Graduation Year


Document Type




Degree Granting Department

Interdisciplinary Education

Major Professor

George Batsche, Ed.D

Co-Major Professor

Kathy L. Bradley-Klug, Ph.D.

Committee Member

Kathleen Armstrong, Ph.D.

Committee Member

Jeffrey Kromrey, Ph.D.

Committee Member

Susan Homan, Ph.D.


Early literacy, IGDI, DIBELS, ESI-K, HUR


Reading to learn becomes a difficult task for children if they have not become proficient at comprehending written text. It was hypothesized that, for some children, reading difficulties may have been averted had they been reared in homes or participated in early childhood settings where literacy-based activities, interactions, or materials were prevalent. The purpose of this study was to examine the impact that training early childhood educators in researchbased early literacy instructional strategies (within the HeadsUp! Reading curriculum ñ HUR) had on the development of early reading skills in the preschool children they taught. Further examination also identified the impact that providing teachers with a Literacy Coach (LC) to mentor them in their application of the strategies had on early literacy development. The HUR class, LC positions, and additional resources provided to teachers partaking in this early childhood educator training were funded by the Early Learning Opportunities (ELO) grant.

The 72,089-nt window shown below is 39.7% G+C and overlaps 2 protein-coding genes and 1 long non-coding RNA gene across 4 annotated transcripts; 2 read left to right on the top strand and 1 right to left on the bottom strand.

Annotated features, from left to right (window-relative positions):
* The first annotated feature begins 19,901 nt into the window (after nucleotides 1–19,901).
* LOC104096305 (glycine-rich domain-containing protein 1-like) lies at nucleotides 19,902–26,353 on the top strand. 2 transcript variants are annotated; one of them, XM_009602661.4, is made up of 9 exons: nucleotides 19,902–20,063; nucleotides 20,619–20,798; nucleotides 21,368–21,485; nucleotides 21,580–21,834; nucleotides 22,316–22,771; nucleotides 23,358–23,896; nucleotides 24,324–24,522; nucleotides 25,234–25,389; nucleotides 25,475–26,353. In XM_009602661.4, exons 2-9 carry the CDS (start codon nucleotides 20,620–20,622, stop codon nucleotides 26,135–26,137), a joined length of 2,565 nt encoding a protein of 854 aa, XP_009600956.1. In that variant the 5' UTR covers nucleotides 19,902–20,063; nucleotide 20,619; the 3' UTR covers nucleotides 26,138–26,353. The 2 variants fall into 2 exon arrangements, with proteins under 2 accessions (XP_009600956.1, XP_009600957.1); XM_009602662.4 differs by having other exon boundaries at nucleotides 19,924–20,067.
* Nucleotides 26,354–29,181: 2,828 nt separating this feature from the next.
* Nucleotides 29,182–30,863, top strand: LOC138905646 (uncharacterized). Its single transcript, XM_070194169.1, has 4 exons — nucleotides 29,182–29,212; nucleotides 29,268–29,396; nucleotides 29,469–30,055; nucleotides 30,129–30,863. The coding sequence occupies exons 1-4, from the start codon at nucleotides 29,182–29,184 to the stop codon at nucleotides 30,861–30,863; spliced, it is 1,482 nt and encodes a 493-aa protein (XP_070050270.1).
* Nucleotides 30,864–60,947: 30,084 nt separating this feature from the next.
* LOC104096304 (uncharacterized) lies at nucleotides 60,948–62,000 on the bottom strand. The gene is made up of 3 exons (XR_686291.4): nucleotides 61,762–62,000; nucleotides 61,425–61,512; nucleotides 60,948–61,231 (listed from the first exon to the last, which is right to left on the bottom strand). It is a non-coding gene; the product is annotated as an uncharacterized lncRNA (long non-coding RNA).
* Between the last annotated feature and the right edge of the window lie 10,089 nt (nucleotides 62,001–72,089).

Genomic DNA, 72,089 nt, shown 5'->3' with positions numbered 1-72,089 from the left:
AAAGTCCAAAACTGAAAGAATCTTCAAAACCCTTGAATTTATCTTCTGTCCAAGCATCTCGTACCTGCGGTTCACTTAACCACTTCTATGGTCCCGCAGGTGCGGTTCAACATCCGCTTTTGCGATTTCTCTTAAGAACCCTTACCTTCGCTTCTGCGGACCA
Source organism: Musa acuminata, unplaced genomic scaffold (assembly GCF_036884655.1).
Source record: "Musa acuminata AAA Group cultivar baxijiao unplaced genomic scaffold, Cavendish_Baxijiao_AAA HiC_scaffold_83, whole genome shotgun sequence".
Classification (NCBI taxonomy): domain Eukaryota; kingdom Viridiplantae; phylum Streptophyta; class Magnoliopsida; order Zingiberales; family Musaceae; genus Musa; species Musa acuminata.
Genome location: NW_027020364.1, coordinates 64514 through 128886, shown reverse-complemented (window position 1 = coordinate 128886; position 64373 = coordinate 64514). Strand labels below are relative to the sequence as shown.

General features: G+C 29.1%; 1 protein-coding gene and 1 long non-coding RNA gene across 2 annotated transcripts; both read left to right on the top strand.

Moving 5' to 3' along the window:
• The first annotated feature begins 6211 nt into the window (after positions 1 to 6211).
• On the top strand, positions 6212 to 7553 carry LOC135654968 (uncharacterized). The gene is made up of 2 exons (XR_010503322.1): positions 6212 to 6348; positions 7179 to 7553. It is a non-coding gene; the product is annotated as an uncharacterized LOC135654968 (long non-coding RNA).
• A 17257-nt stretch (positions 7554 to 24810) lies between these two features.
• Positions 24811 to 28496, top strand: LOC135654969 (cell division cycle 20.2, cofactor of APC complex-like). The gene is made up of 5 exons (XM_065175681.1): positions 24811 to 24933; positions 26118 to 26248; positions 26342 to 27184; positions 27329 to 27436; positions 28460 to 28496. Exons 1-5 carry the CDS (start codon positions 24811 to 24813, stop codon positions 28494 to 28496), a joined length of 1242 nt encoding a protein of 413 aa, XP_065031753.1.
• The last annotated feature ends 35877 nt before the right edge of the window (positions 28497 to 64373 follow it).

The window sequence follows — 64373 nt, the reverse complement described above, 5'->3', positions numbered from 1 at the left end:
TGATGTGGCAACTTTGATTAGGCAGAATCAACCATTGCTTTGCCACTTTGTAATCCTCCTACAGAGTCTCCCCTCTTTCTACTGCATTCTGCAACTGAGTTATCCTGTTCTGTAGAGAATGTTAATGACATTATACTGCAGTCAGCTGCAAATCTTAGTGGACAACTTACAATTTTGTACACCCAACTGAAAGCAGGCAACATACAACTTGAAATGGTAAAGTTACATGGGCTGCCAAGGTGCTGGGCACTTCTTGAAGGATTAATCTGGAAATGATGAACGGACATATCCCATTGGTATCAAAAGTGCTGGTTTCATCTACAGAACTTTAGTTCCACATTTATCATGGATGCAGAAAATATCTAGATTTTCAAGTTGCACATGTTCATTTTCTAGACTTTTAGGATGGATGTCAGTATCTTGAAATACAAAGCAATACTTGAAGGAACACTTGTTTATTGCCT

To examine the impact that teacher participation in the ELO grant had on childrenís early literacy development, a hierarchical linear modeling (HLM) was conducted with childrenís early literacy development measured at two points in time by the Individual Development and Growth Indicators (IGDI). After examining these indicators within a three-level model, change over time was documented. Specifically, age and race emerged as significant predictors of rates of literacy skill acquisition with older students and White students demonstrating higher rates of literacy development. Household socioeconomic status (SES) of children also accounted for significant amounts of variance in literacy development with higher rates of growth found in children from higher household SES. Most relevant to this study, ELO participation emerged as a significant predictor of rates of growth in childrenís phonological awareness with students of teachers who had participated in the ELO grant demonstrating higher rates of growth than students of teachers not participating in the ELO grant. Data to support the provision of a Literacy Coach to early childhood educators relating to higher rates of literacy development were not found, however.

The findings of this study are offered within this document. In addition, limitations are highlighted and used as recommendations for future research exploring literacy skill acquisition in early childhood.